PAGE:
A big focus of the Biden administration’s executive actions is making more heat pumps, which can warm and cool homes more efficiently than traditional furnaces and air conditioners.

One major challenge to manufacturing them today is a global shortage of microchips, which has forced some manufacturers to leave almost-finished units sitting in warehouses, waiting for one or two parts to arrive before they can be shipped. CEOs are spending most of their day on the phone “begging and pleading for different parts,” Yurek said.

Under the Defense Production Act, Biden could direct chip manufacturers to prioritize the delivery of their products to companies like Carrier and Trane that make heat pumps.

But even if the government boosts supply, it faces other obstacles to widespread adoption. While more energy-efficient than traditional air conditioners and furnaces, electric heat pumps are typically more expensive, limiting their appeal. And if the U.S. is going to have more heat pumps, it’s going to need more installers, currently in short-supply.

“If we ramp up, we need to make sure there’s a market,” Yurek said. “The question is: Where do those extra heat pumps go and how do they get installed?”

One idea favored by climate advocates is to send them to Europe, where they could slash the continent’s dependence on Russian gas. But when asked about the chances of this happening, Yurek said “zero.”

American and European heat pumps are built to different specifications, he said. While heat pumps made in the United States are usually designed for ductwork, European models are typically ductless. Moreover, many U.S. heat pump manufacturers already have facilities in Europe that produce units designed for those country’s markets. Making them in the U.S. and shipping them overseas would drive up the cost, Yurek said.

Despite the challenges, the administration’s announcement was a victory for Biden’s environmentalist allies after months of disappointment.

“I think it was really important that the climate movement have a win,” said Leah Stokes, a senior policy counsel for the climate advocacy group Rewiring America and a professor of environmental policy at the University of California at Santa Barbara. “This was very politically smart and it addressed a big problem.”

That problem was a Commerce Department investigation into alleged dodging of tariffs by Chinese solar panel makers. The inquiry had paralyzed much of the industry and threatened to go on for months, leading to canceled or delayed projects that would severely hamper the country’s ability to transition away from fossil fuels. To get back on track, the president’s order exempted certain imported solar panels from tariffs for two years.

Whether the president’s use of executive authority to spur clean-energy manufacturing lowers emissions remains to be seen. Experts have said that if the United States were to meet its goal of cutting emissions in half by 2030, it will need record-breaking construction of new solar and wind farms each year. Temporarily suspending the solar tariffs allows the industry to grow.

But for transformational change, advocates said they are focused on trying to pass the $555 billion in climate programs that were originally in the Democrats’ “Build Back Better” bill.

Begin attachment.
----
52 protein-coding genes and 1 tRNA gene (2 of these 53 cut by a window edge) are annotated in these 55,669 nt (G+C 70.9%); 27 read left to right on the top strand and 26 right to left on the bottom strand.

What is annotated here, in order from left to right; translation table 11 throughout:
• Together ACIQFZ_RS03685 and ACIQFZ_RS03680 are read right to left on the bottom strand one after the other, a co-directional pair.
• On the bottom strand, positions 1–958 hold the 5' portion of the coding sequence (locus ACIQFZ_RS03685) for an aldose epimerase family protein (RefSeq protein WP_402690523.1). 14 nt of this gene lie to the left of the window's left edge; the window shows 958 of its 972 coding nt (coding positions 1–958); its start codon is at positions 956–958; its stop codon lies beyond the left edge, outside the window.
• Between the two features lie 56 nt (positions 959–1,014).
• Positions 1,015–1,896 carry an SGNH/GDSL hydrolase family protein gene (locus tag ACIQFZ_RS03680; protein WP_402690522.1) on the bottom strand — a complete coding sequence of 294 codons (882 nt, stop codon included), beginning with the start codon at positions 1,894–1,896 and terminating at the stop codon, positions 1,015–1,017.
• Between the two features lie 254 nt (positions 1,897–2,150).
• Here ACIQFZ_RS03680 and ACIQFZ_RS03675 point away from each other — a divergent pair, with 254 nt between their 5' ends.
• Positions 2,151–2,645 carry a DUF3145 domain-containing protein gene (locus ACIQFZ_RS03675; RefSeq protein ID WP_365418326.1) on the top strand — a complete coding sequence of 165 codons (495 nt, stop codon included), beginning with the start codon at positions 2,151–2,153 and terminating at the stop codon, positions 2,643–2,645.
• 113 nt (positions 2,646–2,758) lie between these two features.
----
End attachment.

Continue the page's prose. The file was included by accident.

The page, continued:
“If this was a little appetizer or an amuse bouche, that is the main course, that’s the big meal right there,” Stokes said.

While the solar industry appreciates the recent executive moves, representatives said one of the best thing the Biden administration could do is convince Congress to pass tax incentives for manufacturing solar panel components domestically.

“That’s what would lead to a renaissance in U.S. solar manufacturing,” Smirnow said.

Talks between Sen. Joe Manchin III (D-W.Va.) and other Democrats over passing Biden’s $2 trillion “Build Back Better” bill fell apart bitterly at the end of last year. For now, negotiations over the clean energy tax credits have restarted slowly.

“Everything’s been respectful,” Manchin said last week. “There’s not a whole lot going on.”

Other presidents have turned to executive actions after hitting roadblocks in Congress. After a cap-and-trade bill died during its first term, the Obama administration issued the Clean Power Plan to set the nation’s first limits on carbon pollution from the power sector.

But it didn’t last. In 2016, the Supreme Court blocked the EPA regulation. Three years later, the Trump administration finalized its rollback.

Today, EPA officials are considering new power plant regulations. But conservatives on the Supreme Court appeared skeptical of allowing the agency to go forward with sweeping carbon rules without more input from lawmakers. The high court is expected to issue a ruling in the coming days in a case led by coal-rich West Virginia.

McCarthy said the EPA, which she ran under Barack Obama from 2013 to 2017, is following the case closely.

“There are many ways in which we can achieve the goals that the president has set out,” she said. “No matter what the Supreme Court decides, we’re going to have a plan.”

The Post previously reported that McCarthy is preparing to leave her position, though the exact timing of her departure remains unclear.

Collin Rees, a campaigner at Oil Change U.S., said Biden’s recent use of the Defense Production Act is a “step in the right direction,” but he would like to see Biden formally declare climate change as a national emergency.

“The president and the executive branch have tremendous power,” he said. “To date we have not seen the president use that power. That has been a big mistake.”

Declaring climate change an emergency, Rees said, would allow Biden to tap additional powers, such as placing a moratorium on oil exports.

For her part, McCarthy said Biden turned to the national defense law because the need for clean energy is so urgent. “In the end,” she said, “this is an emergency.”

Maxine Joselow contributed to this report.